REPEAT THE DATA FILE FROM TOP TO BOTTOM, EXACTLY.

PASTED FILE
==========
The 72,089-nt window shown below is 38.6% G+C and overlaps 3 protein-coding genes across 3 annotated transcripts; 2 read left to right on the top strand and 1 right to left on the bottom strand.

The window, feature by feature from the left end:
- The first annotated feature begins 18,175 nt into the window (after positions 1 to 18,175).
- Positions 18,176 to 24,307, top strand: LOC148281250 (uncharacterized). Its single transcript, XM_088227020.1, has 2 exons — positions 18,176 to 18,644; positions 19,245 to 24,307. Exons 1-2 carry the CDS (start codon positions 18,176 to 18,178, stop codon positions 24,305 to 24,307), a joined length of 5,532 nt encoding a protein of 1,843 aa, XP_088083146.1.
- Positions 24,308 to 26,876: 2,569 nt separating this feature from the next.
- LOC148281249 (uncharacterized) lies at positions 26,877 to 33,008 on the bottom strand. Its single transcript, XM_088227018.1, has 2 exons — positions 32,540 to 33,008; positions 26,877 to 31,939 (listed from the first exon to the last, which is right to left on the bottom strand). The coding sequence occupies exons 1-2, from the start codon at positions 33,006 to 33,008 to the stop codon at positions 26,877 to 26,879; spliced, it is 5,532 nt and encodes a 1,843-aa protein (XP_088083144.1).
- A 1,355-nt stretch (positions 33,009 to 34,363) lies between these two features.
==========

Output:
The 72,089-nt window shown below is 38.6% G+C and overlaps 3 protein-coding genes across 3 annotated transcripts; 2 read left to right on the top strand and 1 right to left on the bottom strand.

The window, feature by feature from the left end:
- The first annotated feature begins 18,175 nt into the window (after positions 1 to 18,175).
- Positions 18,176 to 24,307, top strand: LOC148281250 (uncharacterized). Its single transcript, XM_088227020.1, has 2 exons — positions 18,176 to 18,644; positions 19,245 to 24,307. Exons 1-2 carry the CDS (start codon positions 18,176 to 18,178, stop codon positions 24,305 to 24,307), a joined length of 5,532 nt encoding a protein of 1,843 aa, XP_088083146.1.
- Positions 24,308 to 26,876: 2,569 nt separating this feature from the next.
- LOC148281249 (uncharacterized) lies at positions 26,877 to 33,008 on the bottom strand. Its single transcript, XM_088227018.1, has 2 exons — positions 32,540 to 33,008; positions 26,877 to 31,939 (listed from the first exon to the last, which is right to left on the bottom strand). The coding sequence occupies exons 1-2, from the start codon at positions 33,006 to 33,008 to the stop codon at positions 26,877 to 26,879; spliced, it is 5,532 nt and encodes a 1,843-aa protein (XP_088083144.1).
- A 1,355-nt stretch (positions 33,009 to 34,363) lies between these two features.